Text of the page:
It does not take much time hanging out with Jon Devore, Andy Farrington and Mike Swanson of the Red Bull Air Force to realize that these guys can be anywhere in the sky that they want to be at anytime. Late this fall, it dawned on Timy and me, the potential of mixing their parachute flying skills with our skiing and mountain skills. The idea was concocted after one of those sessions after which you not only keep running the highlight moments of the day through your head, but you also feel a huge high from making some breakthroughs with your skills, all because you got to rip it up with people way better than you. Those are moments of utmost clarity.
Alaska Trip Report from JT Holmes
Within 6 weeks, we found ourselves in Juneau Alaska, five men trying to scrape together as many pennies as possible for that helicopter bill. There were 5 of us 5 men crashing in one hotel room, with a purple minivan from Rent-A-Wreck and we were all pretty worked from the travel because the cheapest airfares involved an overnight in Seattle and a milk run flight through AK that stopped at THREE airports between Seattle and Juneau. Make a mental note when booking, Alaska Airlines flight 65 makes unadvertised stops in Wrangell, Petersburg, andKetchiken!Some of these distances the jet covered in just 10 minutes.
The lengthy travel was instantly forgotten with one foggy, sopping wet snow day at Eagle Crest. This mountain has a totally bitchen vibe. Immediately upon arrival, we could see the locals lapping up the mash potato freshies, and we got that panicky feeling, as though we had just showed up late to KT22 on one of those overlooked stormy pow days. We were off the back. Timy literally was literally running up the hill to the lift before I could even put my wallet away after handing him a full day adult lift ticket (which costs a whopping $38).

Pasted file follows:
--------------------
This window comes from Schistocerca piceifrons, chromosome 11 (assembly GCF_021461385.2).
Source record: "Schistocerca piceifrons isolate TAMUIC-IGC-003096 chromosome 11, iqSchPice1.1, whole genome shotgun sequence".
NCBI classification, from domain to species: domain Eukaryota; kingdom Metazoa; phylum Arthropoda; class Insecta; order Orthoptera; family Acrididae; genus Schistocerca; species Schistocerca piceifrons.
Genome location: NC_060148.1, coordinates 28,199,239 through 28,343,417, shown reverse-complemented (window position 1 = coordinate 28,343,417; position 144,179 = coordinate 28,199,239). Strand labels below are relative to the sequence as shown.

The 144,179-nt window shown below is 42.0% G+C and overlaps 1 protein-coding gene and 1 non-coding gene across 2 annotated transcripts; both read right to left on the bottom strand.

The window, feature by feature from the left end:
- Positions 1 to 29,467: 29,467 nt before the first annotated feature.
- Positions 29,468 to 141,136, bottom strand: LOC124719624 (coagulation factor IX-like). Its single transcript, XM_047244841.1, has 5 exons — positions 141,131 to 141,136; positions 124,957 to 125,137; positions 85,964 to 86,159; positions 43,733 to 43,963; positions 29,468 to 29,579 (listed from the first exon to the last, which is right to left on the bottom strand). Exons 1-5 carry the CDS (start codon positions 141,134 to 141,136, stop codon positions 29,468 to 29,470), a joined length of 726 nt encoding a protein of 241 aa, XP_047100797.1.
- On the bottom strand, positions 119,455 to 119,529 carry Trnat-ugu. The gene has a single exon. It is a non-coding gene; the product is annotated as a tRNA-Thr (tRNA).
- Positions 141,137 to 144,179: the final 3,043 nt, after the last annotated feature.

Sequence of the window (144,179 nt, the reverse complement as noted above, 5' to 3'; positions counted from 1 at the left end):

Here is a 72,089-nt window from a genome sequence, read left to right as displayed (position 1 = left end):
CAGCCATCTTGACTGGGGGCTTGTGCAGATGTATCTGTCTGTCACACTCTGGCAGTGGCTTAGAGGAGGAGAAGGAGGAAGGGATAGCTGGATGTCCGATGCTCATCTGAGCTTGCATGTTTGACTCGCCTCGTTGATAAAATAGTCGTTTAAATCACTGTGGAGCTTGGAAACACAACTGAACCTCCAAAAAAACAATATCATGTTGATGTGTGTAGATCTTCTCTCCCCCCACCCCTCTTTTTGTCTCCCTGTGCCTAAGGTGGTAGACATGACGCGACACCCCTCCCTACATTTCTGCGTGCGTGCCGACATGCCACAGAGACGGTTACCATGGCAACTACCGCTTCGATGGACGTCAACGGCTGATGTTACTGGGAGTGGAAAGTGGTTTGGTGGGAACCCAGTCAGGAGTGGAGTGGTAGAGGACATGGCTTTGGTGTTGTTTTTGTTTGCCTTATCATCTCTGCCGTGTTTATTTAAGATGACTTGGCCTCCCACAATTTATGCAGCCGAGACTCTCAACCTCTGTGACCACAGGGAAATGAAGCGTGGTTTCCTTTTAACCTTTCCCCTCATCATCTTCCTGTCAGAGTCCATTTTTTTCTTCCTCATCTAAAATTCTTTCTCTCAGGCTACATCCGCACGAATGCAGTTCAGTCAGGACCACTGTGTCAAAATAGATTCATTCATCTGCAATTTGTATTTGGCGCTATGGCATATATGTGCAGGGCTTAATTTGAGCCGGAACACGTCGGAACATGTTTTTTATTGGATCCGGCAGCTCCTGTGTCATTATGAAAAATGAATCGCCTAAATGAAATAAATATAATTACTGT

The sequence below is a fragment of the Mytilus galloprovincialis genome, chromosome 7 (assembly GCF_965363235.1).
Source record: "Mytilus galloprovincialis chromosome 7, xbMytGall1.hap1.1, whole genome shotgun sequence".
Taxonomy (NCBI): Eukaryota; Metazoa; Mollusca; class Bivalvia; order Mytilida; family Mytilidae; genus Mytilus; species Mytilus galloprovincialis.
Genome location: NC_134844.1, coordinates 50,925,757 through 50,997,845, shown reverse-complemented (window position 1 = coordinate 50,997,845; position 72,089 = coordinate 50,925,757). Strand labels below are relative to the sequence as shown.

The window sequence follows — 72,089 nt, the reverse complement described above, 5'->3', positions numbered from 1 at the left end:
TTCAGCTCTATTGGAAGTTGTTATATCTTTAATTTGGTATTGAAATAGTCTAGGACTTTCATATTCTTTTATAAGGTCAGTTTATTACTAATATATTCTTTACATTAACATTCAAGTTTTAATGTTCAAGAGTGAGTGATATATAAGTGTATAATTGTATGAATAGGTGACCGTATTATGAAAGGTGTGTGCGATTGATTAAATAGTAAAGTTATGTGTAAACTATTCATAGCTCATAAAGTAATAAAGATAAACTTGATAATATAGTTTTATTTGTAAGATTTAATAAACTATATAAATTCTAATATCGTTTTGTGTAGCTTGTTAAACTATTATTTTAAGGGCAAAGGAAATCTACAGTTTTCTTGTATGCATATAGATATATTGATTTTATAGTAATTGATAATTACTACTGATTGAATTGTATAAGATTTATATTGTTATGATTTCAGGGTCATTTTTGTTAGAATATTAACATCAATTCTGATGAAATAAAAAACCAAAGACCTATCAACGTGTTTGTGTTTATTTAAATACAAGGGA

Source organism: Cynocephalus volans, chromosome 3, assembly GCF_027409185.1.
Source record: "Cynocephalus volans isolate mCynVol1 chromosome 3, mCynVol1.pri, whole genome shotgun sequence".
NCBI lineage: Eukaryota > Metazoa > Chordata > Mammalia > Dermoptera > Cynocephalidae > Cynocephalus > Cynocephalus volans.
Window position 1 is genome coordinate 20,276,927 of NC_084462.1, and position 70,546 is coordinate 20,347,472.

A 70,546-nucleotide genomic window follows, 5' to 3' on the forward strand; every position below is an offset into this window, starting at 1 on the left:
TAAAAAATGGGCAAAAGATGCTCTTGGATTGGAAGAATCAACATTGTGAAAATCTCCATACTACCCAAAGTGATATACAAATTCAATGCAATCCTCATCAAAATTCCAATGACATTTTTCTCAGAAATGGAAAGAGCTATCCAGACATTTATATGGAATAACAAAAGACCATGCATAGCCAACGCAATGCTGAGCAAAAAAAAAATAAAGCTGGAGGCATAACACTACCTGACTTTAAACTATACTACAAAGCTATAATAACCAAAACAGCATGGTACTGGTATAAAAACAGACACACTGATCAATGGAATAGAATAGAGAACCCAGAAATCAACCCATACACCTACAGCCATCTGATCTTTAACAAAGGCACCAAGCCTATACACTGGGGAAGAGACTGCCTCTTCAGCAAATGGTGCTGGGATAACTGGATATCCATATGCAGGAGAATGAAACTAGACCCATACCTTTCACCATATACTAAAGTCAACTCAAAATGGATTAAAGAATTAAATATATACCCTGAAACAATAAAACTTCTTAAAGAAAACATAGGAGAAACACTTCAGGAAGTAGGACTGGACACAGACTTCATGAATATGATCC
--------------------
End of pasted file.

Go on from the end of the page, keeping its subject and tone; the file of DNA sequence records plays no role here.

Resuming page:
Soon, we ran into a crew of beaming local rippers that recognized us from non other than unofficialsquaw.com. “Hey, Timy Dutton, JT Holmes, what are you guys doing here?” They hand us a piece of paper, and welcome us to play a game that is their version of GNAR the next day. Their “scavenger hunt” includes 87 ECPs, my favorites being:
1) Naked Run down Insane - 1000
3) Hit a ski patroller with a snow ball - 50
11) Shave on chairlift
17) Water skiing
23) Ride Chair after patroller at end of day
24) Spray random stranger
35) Talk on cell phone entire run - 35
37) Get season pass pic taken with pass girl - 200
40) 3 people on the chair (it’s a double)
52) Rope Off your own zone
55) Capture and eat local wildlife
56) Ask for job (while drunk)
57) Shotgun Mountain Dew while waiting for the lift
60) Cross swords
70) Convince someone you are Shawn White or Tanner Hall
71) Puff and Pass run (all members must smoke, and can’t stop)
73) Change run difficulty signage
74) Cook lunch on ski patrol grill
75) Knock over ski rack
80) Light off fireworks out of tree to scare someone
81) Smoke out an employee (85 points) Kris Duncan (8000 points)
86) Get a ride down in a toboggan… and then get up and leave
87) Puke off chair
Day two we waited for fog to clear, wishing we were up at Eagle Crest witnessing the “scavenger hunt” antics. We later heard that the game was not well accepted by management and was shut down early… go figure!
Fortunately for us, the fog cleared and we went helicopter skiing. Before we even dug a pit, Johnny, our guide, triggered this massive cornice and slab. He was walking along a ridge, and just as he thought to himself: “maybe I should think about being a little further away from the cornice” it broke off. After the avalanche scare and a miss-launch (high speed paraglider twisting up before gaining flight), it was pushing 230 PM, and on January 6th in AK the helicopter is required to be on the ground back at the airport by 245 due to darkness. (This grounding time would be extended by 2 minutes each day, as would the take off time in the AM) >We’d had one run, a miss launch and an avalanche scare, but we had soaked up the beautiful views of Juneau from the nearby Mt. McGuinness, breathed moist thick Alaskan air, and tasted some exceptional powder snow. Mike and Andy had flew their wings down the hills touching down from time to time for a taste of their own. At the same time, we were low on confidence that the mountains were welcoming the monkeys for a session. The glacial cracks were huge and hungry making many lines un-skiable, and winds were forecasted to be typical for Juneau: absolutely blasting.
But the monkey’s got a bone. Kevin Quinn gave us a morsel of information that would prove to be invaluable during the coming days. "Go to the Theil Glacier, it should be protected from the winds, the winds are gonna be really strong, but it is all channeling. Got to the Theil. I think you guys will find some zones that you can fly in, and have good snow, even considering the wind forecast (45mph).”